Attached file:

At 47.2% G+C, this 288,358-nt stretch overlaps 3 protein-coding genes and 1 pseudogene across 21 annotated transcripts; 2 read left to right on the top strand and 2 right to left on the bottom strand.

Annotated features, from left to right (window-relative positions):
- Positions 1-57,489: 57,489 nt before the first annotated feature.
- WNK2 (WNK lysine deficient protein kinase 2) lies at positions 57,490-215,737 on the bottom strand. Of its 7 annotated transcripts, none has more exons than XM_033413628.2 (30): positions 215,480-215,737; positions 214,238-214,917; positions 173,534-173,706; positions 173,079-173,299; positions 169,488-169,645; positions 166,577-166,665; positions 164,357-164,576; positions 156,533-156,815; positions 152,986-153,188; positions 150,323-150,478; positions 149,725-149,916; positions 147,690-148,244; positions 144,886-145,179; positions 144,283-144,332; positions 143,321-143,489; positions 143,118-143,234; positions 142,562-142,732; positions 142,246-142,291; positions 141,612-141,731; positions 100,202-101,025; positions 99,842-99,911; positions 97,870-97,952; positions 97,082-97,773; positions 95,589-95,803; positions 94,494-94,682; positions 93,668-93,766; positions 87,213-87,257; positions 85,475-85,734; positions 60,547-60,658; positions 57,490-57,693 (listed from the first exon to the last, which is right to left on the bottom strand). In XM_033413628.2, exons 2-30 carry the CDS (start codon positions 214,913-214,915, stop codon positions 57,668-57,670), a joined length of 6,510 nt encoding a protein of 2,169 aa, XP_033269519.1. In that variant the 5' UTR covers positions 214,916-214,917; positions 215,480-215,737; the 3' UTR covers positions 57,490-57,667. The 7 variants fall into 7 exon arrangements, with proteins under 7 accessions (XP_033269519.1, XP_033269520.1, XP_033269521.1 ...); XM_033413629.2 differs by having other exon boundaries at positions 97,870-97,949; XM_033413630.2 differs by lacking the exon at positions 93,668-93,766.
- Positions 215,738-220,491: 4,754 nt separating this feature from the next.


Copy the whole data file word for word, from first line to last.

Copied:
At 47.2% G+C, this 288,358-nt stretch overlaps 3 protein-coding genes and 1 pseudogene across 21 annotated transcripts; 2 read left to right on the top strand and 2 right to left on the bottom strand.

Annotated features, from left to right (window-relative positions):
- Positions 1-57,489: 57,489 nt before the first annotated feature.
- WNK2 (WNK lysine deficient protein kinase 2) lies at positions 57,490-215,737 on the bottom strand. Of its 7 annotated transcripts, none has more exons than XM_033413628.2 (30): positions 215,480-215,737; positions 214,238-214,917; positions 173,534-173,706; positions 173,079-173,299; positions 169,488-169,645; positions 166,577-166,665; positions 164,357-164,576; positions 156,533-156,815; positions 152,986-153,188; positions 150,323-150,478; positions 149,725-149,916; positions 147,690-148,244; positions 144,886-145,179; positions 144,283-144,332; positions 143,321-143,489; positions 143,118-143,234; positions 142,562-142,732; positions 142,246-142,291; positions 141,612-141,731; positions 100,202-101,025; positions 99,842-99,911; positions 97,870-97,952; positions 97,082-97,773; positions 95,589-95,803; positions 94,494-94,682; positions 93,668-93,766; positions 87,213-87,257; positions 85,475-85,734; positions 60,547-60,658; positions 57,490-57,693 (listed from the first exon to the last, which is right to left on the bottom strand). In XM_033413628.2, exons 2-30 carry the CDS (start codon positions 214,913-214,915, stop codon positions 57,668-57,670), a joined length of 6,510 nt encoding a protein of 2,169 aa, XP_033269519.1. In that variant the 5' UTR covers positions 214,916-214,917; positions 215,480-215,737; the 3' UTR covers positions 57,490-57,667. The 7 variants fall into 7 exon arrangements, with proteins under 7 accessions (XP_033269519.1, XP_033269520.1, XP_033269521.1 ...); XM_033413629.2 differs by having other exon boundaries at positions 97,870-97,949; XM_033413630.2 differs by lacking the exon at positions 93,668-93,766.
- Positions 215,738-220,491: 4,754 nt separating this feature from the next.